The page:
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UK Counter-Terrorism Strategy CONTEST23 Updated

Suella Braverman has announced CONTEST 2023, a strategy aimed at preventing terrorist attacks in the UK.

The home secretary has said the type of risk “continues to evolve and is increasing” and that technology, which includes online security, is one of the biggest areas of focus.

The Government currently considers the risk of attack to be substantial, meaning an attack is likely, but this is the third of five rungs on the ladder — below severe and critical.

CONTEST23 outlines how the Government reacts to terrorism events and has been updated for the first time in five years.

Originally published 20 years ago, the aim of the UK’s long-running counter terrorism strategy, CONTEST, is to reduce the risk from terrorism to the UK, its citizens and interest overseas.

Based on four themes – Prevent, Pursue, Protect and Prepare – the last formal update was made in 2018. The UK has since seen nine declared attacks and 39 disrupted attacks of terrorism.

It will have implications for the security service MI5, which is responsible for protecting the UK against threats to national security, and also the Office for Security and Counter-Terrorism, which co-ordinates the Government’s response in case of a terrorist incident. Counter-terrorism laws are enforced by the police.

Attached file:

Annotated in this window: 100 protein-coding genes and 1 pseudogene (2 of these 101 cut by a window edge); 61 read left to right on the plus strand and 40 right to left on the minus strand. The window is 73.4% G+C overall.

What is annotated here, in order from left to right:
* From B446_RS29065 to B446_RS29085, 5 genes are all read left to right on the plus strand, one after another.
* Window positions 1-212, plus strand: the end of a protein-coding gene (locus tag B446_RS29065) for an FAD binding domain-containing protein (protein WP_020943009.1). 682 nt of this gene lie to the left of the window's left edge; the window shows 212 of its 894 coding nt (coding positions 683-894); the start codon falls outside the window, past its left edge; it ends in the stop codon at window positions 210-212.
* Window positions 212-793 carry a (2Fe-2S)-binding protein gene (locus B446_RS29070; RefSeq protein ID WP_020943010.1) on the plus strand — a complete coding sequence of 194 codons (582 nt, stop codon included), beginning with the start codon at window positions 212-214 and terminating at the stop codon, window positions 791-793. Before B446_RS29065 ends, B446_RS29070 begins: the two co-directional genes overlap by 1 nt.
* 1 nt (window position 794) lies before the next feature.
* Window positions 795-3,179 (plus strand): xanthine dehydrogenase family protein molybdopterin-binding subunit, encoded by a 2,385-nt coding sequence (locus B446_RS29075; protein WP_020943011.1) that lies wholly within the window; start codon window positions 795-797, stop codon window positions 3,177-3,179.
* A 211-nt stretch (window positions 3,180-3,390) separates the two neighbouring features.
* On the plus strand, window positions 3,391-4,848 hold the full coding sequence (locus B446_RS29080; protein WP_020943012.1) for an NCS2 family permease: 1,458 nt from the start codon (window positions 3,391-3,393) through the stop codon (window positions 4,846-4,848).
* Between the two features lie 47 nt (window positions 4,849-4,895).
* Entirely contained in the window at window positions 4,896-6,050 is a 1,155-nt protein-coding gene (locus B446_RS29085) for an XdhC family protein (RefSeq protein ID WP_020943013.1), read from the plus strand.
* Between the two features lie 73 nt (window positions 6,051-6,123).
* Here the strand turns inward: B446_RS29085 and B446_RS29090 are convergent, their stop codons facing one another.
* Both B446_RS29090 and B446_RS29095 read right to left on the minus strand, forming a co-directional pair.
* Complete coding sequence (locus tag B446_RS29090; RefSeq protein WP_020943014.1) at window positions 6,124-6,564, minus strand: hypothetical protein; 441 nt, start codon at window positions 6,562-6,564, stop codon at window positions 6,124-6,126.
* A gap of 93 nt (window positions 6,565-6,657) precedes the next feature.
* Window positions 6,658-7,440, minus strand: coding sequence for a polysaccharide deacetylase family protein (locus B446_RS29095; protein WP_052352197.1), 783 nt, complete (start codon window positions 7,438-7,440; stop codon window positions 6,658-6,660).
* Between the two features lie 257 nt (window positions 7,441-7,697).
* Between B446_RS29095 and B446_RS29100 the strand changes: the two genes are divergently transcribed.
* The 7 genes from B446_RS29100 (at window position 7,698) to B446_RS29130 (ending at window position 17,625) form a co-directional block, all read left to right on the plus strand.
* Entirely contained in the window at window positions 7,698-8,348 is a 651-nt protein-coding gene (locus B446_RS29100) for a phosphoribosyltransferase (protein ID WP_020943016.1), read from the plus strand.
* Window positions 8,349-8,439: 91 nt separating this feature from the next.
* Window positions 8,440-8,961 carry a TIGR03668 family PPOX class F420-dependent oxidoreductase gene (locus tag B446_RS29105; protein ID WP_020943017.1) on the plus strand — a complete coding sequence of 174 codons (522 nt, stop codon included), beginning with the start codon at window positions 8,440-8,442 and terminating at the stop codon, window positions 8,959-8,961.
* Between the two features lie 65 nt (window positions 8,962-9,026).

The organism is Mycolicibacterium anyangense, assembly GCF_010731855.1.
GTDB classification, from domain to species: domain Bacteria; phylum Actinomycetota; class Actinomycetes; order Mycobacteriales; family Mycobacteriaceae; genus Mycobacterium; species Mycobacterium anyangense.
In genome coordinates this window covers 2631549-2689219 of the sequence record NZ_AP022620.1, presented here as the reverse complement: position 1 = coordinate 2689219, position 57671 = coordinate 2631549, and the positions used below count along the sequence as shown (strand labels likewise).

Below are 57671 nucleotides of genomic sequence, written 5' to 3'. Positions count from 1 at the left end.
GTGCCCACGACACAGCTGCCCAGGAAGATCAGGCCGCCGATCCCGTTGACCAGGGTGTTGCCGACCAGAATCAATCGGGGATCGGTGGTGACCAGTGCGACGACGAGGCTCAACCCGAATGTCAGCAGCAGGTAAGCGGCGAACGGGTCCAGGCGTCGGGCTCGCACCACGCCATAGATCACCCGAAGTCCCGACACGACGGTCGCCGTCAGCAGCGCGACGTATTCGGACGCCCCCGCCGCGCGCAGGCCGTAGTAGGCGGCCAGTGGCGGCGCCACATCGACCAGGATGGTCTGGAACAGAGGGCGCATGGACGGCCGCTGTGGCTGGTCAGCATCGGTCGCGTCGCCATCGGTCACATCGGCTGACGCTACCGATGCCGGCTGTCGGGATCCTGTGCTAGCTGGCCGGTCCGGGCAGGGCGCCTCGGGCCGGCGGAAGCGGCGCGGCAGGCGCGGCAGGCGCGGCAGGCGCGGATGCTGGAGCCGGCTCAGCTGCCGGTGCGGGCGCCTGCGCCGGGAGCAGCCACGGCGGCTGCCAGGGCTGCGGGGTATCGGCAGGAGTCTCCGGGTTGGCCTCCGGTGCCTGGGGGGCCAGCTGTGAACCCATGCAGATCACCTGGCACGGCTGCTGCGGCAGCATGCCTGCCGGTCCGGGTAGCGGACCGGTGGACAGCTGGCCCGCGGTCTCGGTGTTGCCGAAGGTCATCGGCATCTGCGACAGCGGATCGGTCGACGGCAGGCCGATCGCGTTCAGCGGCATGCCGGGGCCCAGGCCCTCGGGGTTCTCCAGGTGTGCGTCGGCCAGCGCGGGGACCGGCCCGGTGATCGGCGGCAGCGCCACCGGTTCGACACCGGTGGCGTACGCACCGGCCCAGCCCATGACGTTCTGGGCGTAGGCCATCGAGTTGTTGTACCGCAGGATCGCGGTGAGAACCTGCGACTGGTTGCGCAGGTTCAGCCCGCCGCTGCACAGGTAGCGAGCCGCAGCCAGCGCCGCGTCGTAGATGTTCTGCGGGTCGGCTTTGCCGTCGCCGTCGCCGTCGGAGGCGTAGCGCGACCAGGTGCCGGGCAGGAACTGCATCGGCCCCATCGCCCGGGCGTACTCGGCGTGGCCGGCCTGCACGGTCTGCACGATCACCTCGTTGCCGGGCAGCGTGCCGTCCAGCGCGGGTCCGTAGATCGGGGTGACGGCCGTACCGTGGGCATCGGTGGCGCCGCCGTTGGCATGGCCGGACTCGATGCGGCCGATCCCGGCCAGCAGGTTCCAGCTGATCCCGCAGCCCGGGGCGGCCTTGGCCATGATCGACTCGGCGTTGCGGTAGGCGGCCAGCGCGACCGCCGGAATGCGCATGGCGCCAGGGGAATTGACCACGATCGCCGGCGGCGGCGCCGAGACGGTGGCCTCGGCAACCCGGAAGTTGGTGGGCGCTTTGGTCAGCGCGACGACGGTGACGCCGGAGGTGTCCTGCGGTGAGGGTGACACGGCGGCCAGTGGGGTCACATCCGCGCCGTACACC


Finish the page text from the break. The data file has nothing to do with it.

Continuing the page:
CONTEST 2023 will shape how the Home Office reacts to and prepares for terrorism events and many details are unsurprisingly under wraps.

However, a key focus is understood to be technology and safeguarding internet use.

The review states: “Terrorists exploit technology to hide their networks, spread their propaganda, and enable their attacks. Technology is a critical enabler of our counter-terrorism efforts, where careful and proportionate use of cutting-edge techniques can make our response more efficient and effective.”

The Home Office has outlined Islamic terrorism as the primary domestic threat, as it accounted for 67 per cent of attacks in 2018, saying it comprises “about three-quarters of MI5 caseload, and 64 per cent of those in custody for terrorism-connected offences”.

Ms Braverman also said that Northern Ireland-related terrorism remains a “significant threat”, with some dissident groups looking to carry out attacks.

There is also worry around the incel movement — an online sub-culture of involuntary celibate men who have carried out acts of violence and even murders against women. This was the background of the Plymouth shooting in 2021.

In addition, the report notes that four of the nine declared terrorist attacks in the UK since 2018 were perpetrated by serving or recently released prisoners.

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